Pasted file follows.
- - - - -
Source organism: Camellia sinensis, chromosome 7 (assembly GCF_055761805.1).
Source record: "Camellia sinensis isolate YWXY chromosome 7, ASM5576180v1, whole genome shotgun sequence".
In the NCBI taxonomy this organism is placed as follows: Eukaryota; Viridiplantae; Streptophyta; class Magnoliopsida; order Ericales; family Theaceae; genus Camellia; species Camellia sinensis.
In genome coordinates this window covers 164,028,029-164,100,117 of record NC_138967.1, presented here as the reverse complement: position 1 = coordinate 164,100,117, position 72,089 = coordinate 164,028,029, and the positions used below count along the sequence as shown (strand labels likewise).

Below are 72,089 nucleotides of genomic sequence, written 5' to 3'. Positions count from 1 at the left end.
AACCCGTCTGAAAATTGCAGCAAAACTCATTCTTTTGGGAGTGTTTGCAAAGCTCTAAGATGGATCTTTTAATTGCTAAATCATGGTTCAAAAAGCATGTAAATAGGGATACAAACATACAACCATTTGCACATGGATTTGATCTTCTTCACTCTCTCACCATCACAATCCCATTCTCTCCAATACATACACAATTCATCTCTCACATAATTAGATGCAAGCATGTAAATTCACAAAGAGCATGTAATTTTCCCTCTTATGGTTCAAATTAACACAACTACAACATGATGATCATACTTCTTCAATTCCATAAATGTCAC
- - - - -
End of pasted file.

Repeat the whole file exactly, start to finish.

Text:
Source organism: Camellia sinensis, chromosome 7 (assembly GCF_055761805.1).
Source record: "Camellia sinensis isolate YWXY chromosome 7, ASM5576180v1, whole genome shotgun sequence".
In the NCBI taxonomy this organism is placed as follows: Eukaryota; Viridiplantae; Streptophyta; class Magnoliopsida; order Ericales; family Theaceae; genus Camellia; species Camellia sinensis.
In genome coordinates this window covers 164,028,029-164,100,117 of record NC_138967.1, presented here as the reverse complement: position 1 = coordinate 164,100,117, position 72,089 = coordinate 164,028,029, and the positions used below count along the sequence as shown (strand labels likewise).

Below are 72,089 nucleotides of genomic sequence, written 5' to 3'. Positions count from 1 at the left end.
AACCCGTCTGAAAATTGCAGCAAAACTCATTCTTTTGGGAGTGTTTGCAAAGCTCTAAGATGGATCTTTTAATTGCTAAATCATGGTTCAAAAAGCATGTAAATAGGGATACAAACATACAACCATTTGCACATGGATTTGATCTTCTTCACTCTCTCACCATCACAATCCCATTCTCTCCAATACATACACAATTCATCTCTCACATAATTAGATGCAAGCATGTAAATTCACAAAGAGCATGTAATTTTCCCTCTTATGGTTCAAATTAACACAACTACAACATGATGATCATACTTCTTCAATTCCATAAATGTCAC